Research & Projects
Image of a transition zone between stratified and mixed conditions in the North Sea 2014. -Image: Jeff Carpenter/Hereon-
In large portions of the North Sea during summer, increased heat input leads to the development of a warm upper layer that is somewhat disconnected to the cooler bottom waters by a relatively thin transition zone called the thermocline.
This seasonal stratification is vital in determining the growth of phytoplankton, and therefore the food supply to the marine food web. In addition, the stratification also heavily influences the amount of particles suspended in the water (suspended sediments), as well as the formation of low-oxygen "dead zones". However, predicting the development and evolution of the stratification is critically dependent on understanding the amount of turbulence that is present in the North Sea. This turbulence is responsible for mixing away the stratification, and can be generated through a number of different processes.
The goal is to understand these processes and to use this knowledge to model and predict possible changes. These changes could occur from, for example, the installation of offshore wind farms, or increasing temperatures due to climate change.
The Small-scale Physics and Turbulence group aims to quantify the turbulence that is generated by processes such as storms, or by the tides moving water over the sea bed. Turbulence generated in this way contributes to the mixing of the stratification and an increase in sediment suspension as particles are dragged up from the sea bed. Of particular interest are the turbulent mixing processes that are acting directly within the thermocline.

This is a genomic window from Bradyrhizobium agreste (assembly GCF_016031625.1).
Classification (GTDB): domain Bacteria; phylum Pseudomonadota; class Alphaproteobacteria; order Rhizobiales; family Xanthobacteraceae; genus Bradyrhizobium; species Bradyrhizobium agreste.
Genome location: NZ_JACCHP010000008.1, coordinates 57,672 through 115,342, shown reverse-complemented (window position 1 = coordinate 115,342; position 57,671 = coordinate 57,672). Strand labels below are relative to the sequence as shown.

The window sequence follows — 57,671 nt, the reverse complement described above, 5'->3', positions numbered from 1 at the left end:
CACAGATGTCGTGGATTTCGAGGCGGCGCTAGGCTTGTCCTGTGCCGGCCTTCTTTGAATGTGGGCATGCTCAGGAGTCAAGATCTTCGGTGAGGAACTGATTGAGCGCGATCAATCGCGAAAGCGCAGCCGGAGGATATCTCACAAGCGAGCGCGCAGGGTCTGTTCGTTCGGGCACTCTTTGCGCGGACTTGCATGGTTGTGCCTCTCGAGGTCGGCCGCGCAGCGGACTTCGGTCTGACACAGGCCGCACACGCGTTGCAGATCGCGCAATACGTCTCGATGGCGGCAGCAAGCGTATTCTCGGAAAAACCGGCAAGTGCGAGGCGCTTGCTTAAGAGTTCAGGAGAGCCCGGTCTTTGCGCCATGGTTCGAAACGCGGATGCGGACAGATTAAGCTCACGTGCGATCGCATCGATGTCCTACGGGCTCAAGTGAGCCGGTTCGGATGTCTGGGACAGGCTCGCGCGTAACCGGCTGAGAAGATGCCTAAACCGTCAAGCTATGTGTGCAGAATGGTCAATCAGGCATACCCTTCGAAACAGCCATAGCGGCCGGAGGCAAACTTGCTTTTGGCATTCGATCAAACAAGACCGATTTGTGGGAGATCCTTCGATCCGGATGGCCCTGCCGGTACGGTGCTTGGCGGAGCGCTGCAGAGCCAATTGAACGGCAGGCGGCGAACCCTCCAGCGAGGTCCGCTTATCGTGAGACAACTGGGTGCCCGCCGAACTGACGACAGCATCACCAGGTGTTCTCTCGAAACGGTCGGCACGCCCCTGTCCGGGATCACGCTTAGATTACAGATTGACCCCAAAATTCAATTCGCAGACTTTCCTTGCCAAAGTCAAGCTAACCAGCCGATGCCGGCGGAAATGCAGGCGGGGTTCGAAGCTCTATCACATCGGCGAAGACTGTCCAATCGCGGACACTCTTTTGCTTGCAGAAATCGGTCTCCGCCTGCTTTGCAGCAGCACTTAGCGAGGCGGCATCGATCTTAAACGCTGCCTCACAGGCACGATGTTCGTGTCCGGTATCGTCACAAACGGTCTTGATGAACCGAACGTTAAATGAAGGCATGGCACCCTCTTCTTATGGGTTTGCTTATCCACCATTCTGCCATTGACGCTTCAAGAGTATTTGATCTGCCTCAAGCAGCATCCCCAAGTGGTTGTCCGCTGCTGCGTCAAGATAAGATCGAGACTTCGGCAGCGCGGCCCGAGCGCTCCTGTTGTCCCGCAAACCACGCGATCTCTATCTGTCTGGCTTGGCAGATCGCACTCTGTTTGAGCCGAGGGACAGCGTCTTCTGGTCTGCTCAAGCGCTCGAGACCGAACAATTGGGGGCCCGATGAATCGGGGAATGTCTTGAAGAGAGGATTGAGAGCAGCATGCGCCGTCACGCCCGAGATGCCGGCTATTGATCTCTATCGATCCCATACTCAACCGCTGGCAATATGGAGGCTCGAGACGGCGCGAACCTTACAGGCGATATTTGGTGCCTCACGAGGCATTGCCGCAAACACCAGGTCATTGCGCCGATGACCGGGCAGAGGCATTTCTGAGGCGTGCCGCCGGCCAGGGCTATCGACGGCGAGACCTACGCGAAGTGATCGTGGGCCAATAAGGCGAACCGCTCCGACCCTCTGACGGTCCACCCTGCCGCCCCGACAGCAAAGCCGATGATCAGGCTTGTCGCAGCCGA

An ocean glider is deployed for a measurement campaign. -Image: Raimo Kopetzky/Hereon-
The research group Small-scale Physics and Turbulence is currently using ocean gliders to measure turbulent processes in the North Sea and other regions.
Ocean gliders are underwater vehicles that can be operated remotely via satellite connection to collect long-term and long-range measurements. They can be deployed for periods of many weeks at a time since they are designed to operate with a very low power consumption.
The ocean gliders sample the sea vertically by using a pump to adjust their buoyancy, and wings to propel them forward while diving and climbing, thus moving in a saw-tooth pattern through the ocean. They provide an ideal platform for turbulence measurements.
Ocean gliders have traditionally been used in deeper waters. Our research group, however, successfully operates them in the shallow and energetic North Sea coastal region though the heavy traffic provides significant operational challenges.
Beneath the Surface of the North Sea. The Institute of Coastal Research at the Helmholtz-Zentrum Hereon researches the North Sea in 3D.
(Article on ESKP)